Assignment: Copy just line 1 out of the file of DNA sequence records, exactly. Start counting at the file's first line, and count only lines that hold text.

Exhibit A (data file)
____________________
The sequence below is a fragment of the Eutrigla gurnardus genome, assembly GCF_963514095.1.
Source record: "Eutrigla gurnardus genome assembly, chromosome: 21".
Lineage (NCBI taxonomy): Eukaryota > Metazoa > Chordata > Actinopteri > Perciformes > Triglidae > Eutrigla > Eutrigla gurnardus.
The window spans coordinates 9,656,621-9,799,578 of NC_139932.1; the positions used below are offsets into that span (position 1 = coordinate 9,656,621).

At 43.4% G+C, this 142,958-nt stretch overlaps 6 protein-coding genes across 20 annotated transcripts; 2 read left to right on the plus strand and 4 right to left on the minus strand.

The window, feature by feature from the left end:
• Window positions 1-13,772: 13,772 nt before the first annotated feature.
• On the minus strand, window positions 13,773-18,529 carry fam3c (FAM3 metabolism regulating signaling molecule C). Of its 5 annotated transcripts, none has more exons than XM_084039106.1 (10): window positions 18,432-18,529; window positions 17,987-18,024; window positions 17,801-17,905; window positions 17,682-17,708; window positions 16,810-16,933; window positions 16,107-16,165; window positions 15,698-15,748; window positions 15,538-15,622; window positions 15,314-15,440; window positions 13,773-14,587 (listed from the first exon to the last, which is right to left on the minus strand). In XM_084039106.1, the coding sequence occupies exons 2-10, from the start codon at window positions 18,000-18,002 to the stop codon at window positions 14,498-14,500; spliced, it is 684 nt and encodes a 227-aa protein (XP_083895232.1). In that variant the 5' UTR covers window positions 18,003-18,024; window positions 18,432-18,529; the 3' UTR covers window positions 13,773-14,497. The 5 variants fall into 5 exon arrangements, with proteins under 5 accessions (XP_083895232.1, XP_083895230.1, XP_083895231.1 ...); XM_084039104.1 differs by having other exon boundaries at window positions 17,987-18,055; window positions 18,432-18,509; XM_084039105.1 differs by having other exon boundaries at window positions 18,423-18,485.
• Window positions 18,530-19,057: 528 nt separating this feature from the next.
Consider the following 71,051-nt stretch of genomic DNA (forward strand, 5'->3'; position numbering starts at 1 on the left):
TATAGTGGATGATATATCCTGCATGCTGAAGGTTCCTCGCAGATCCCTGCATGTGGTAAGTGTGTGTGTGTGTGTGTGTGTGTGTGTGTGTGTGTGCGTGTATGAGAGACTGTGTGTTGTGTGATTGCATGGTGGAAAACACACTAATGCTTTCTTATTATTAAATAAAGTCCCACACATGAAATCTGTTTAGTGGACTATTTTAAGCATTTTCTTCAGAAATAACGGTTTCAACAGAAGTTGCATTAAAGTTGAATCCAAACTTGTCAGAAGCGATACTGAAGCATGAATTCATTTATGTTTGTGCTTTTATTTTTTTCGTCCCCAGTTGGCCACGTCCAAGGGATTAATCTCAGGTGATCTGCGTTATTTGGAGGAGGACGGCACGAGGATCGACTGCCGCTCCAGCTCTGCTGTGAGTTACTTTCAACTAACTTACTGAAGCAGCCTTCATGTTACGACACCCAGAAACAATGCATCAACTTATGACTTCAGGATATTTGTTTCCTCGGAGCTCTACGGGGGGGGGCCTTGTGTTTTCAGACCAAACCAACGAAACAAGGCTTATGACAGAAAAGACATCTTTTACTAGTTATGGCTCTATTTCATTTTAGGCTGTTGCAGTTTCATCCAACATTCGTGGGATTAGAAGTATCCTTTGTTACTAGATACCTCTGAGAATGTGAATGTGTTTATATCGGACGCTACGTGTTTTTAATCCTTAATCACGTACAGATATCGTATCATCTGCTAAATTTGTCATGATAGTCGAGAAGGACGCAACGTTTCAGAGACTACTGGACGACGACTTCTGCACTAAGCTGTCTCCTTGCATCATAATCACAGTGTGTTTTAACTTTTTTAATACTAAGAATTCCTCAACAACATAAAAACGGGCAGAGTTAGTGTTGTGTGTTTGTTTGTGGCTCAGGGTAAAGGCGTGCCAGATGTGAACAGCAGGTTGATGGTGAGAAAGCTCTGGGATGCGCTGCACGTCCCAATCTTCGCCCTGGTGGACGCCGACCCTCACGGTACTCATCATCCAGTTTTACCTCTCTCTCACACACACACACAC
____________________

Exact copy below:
The sequence below is a fragment of the Eutrigla gurnardus genome, assembly GCF_963514095.1.